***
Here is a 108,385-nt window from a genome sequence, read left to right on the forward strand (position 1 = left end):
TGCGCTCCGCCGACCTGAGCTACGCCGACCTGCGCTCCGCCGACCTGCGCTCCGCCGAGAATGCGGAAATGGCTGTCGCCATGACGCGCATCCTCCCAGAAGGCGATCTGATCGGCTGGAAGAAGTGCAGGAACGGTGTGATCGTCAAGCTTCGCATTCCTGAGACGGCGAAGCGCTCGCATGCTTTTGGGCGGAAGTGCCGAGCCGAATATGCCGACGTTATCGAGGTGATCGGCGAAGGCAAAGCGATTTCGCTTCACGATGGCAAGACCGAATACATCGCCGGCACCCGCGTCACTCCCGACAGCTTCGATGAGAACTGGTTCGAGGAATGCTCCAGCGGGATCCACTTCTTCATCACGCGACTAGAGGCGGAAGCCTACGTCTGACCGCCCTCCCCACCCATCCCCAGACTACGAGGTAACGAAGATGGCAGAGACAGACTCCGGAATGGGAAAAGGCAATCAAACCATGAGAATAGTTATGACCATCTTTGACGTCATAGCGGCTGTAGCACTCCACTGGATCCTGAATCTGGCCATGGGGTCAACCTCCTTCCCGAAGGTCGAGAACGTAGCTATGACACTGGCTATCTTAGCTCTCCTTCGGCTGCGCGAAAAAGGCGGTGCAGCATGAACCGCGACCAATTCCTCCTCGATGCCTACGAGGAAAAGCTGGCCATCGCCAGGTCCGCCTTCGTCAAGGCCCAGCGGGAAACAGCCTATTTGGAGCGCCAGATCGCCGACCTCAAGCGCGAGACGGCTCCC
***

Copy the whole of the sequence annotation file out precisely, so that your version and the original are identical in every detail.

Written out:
Here is a 108,385-nt window from a genome sequence, read left to right on the forward strand (position 1 = left end):
TGCGCTCCGCCGACCTGAGCTACGCCGACCTGCGCTCCGCCGACCTGCGCTCCGCCGAGAATGCGGAAATGGCTGTCGCCATGACGCGCATCCTCCCAGAAGGCGATCTGATCGGCTGGAAGAAGTGCAGGAACGGTGTGATCGTCAAGCTTCGCATTCCTGAGACGGCGAAGCGCTCGCATGCTTTTGGGCGGAAGTGCCGAGCCGAATATGCCGACGTTATCGAGGTGATCGGCGAAGGCAAAGCGATTTCGCTTCACGATGGCAAGACCGAATACATCGCCGGCACCCGCGTCACTCCCGACAGCTTCGATGAGAACTGGTTCGAGGAATGCTCCAGCGGGATCCACTTCTTCATCACGCGACTAGAGGCGGAAGCCTACGTCTGACCGCCCTCCCCACCCATCCCCAGACTACGAGGTAACGAAGATGGCAGAGACAGACTCCGGAATGGGAAAAGGCAATCAAACCATGAGAATAGTTATGACCATCTTTGACGTCATAGCGGCTGTAGCACTCCACTGGATCCTGAATCTGGCCATGGGGTCAACCTCCTTCCCGAAGGTCGAGAACGTAGCTATGACACTGGCTATCTTAGCTCTCCTTCGGCTGCGCGAAAAAGGCGGTGCAGCATGAACCGCGACCAATTCCTCCTCGATGCCTACGAGGAAAAGCTGGCCATCGCCAGGTCCGCCTTCGTCAAGGCCCAGCGGGAAACAGCCTATTTGGAGCGCCAGATCGCCGACCTCAAGCGCGAGACGGCTCCC